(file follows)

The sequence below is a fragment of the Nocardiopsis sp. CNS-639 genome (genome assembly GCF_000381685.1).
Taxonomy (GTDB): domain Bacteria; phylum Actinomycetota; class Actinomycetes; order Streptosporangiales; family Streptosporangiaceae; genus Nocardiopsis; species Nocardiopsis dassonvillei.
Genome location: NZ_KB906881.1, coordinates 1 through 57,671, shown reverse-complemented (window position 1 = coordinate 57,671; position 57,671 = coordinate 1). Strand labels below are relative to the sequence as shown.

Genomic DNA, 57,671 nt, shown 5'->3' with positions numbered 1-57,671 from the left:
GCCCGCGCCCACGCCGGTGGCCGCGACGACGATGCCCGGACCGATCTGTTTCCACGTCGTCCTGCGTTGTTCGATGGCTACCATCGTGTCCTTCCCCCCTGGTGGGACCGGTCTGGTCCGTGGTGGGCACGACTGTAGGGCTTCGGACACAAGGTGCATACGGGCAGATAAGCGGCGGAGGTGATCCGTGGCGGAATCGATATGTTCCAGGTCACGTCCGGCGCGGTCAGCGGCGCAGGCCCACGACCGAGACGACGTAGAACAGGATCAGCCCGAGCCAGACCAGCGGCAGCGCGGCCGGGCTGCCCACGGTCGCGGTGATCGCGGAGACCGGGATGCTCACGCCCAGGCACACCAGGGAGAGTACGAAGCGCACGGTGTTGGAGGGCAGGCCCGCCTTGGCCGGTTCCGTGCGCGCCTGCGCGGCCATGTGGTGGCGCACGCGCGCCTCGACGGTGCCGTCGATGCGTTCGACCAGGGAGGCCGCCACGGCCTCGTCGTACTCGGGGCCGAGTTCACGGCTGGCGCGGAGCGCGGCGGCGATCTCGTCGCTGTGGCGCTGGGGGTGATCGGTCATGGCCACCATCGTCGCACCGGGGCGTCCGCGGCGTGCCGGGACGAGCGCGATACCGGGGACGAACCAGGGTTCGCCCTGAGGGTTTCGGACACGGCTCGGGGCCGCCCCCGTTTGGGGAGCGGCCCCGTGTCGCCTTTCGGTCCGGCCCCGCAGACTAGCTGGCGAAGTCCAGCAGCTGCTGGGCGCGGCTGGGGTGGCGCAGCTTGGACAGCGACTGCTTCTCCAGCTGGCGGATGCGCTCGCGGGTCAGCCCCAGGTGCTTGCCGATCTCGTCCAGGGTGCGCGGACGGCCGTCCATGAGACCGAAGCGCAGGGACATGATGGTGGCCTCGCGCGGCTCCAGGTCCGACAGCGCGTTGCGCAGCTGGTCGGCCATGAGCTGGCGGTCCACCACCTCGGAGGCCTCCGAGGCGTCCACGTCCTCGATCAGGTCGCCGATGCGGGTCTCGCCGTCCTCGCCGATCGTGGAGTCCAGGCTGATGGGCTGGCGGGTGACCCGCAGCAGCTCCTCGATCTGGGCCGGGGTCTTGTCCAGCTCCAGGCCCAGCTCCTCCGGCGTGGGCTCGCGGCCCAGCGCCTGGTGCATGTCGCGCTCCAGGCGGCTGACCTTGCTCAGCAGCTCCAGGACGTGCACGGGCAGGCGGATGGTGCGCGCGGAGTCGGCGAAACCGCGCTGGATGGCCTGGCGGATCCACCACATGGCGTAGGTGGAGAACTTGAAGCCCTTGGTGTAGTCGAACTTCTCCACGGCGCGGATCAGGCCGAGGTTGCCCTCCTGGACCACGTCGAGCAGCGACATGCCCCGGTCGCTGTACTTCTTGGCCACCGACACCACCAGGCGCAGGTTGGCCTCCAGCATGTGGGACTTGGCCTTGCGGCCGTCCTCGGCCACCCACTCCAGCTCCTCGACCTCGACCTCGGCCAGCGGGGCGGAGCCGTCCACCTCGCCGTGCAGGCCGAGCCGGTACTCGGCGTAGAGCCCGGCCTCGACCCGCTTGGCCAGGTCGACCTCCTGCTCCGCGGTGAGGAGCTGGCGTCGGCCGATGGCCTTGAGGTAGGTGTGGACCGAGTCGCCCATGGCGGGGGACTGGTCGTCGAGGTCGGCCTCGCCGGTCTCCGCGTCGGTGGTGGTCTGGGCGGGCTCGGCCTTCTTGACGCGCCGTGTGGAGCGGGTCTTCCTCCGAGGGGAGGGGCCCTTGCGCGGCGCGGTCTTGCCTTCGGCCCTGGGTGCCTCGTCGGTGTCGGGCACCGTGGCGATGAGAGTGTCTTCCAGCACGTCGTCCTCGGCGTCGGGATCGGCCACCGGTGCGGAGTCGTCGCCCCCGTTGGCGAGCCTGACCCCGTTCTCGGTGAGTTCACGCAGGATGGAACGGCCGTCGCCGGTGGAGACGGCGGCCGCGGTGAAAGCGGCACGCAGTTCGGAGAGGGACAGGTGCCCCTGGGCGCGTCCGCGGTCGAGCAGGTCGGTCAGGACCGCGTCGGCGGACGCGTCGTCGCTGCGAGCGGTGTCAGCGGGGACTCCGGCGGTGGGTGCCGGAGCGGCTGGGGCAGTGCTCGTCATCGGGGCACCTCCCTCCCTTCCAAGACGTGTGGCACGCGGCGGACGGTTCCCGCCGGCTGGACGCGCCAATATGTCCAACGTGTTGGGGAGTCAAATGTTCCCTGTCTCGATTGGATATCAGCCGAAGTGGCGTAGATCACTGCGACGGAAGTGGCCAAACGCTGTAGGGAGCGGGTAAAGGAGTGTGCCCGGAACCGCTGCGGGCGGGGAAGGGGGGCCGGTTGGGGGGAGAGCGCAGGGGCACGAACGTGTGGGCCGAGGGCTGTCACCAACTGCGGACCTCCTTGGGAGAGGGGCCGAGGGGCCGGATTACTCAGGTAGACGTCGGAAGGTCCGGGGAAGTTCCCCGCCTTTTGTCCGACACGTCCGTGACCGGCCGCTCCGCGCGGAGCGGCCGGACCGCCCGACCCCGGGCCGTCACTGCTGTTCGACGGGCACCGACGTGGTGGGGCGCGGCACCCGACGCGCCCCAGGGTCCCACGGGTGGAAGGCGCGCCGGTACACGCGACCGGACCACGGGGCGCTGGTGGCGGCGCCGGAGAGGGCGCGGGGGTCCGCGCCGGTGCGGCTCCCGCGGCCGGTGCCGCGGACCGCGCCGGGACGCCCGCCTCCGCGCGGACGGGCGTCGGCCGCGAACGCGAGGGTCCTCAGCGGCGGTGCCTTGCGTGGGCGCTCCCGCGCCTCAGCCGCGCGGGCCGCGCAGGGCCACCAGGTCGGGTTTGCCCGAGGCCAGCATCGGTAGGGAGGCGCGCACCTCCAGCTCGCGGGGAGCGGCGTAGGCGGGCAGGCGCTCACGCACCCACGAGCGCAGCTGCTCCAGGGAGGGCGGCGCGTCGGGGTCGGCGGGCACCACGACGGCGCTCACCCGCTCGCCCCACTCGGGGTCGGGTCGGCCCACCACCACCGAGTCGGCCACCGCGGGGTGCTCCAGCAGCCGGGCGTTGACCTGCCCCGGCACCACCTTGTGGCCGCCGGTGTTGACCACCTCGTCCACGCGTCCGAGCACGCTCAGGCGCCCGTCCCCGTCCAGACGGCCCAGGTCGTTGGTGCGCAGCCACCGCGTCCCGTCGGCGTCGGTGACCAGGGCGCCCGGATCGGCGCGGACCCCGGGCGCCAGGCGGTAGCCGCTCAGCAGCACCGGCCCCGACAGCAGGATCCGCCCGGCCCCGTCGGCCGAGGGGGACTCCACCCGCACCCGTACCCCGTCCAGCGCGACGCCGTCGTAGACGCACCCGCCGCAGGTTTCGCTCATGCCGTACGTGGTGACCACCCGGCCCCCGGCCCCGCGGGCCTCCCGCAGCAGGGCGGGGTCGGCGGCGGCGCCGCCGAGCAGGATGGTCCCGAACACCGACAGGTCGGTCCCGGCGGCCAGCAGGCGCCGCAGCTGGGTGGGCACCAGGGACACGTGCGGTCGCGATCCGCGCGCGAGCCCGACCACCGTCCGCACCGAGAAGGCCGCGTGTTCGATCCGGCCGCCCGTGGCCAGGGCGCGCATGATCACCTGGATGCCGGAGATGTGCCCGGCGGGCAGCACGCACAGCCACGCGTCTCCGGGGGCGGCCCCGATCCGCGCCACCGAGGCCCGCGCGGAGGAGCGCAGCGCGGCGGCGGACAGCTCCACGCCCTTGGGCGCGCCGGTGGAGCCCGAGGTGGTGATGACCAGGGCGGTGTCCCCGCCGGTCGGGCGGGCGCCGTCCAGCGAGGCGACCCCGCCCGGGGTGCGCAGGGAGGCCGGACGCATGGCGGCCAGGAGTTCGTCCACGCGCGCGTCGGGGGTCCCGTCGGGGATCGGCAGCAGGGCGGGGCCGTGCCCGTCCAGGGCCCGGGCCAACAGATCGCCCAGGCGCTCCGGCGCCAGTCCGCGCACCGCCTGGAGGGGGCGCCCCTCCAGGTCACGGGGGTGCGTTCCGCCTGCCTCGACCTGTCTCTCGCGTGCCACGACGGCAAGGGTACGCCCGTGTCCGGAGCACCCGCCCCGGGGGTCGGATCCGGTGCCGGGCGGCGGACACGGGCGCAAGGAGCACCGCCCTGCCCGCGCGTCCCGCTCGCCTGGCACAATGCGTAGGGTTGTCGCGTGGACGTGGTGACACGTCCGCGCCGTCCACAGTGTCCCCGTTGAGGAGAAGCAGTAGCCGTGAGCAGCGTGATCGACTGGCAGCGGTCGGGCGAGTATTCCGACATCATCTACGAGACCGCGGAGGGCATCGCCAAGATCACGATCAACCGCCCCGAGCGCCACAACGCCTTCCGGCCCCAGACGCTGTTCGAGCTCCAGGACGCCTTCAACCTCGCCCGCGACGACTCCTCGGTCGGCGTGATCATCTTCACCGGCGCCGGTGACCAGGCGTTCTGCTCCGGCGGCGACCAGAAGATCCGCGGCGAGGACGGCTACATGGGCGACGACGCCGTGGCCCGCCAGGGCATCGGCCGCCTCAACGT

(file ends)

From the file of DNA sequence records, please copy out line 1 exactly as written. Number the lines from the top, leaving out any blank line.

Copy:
The sequence below is a fragment of the Nocardiopsis sp. CNS-639 genome (genome assembly GCF_000381685.1).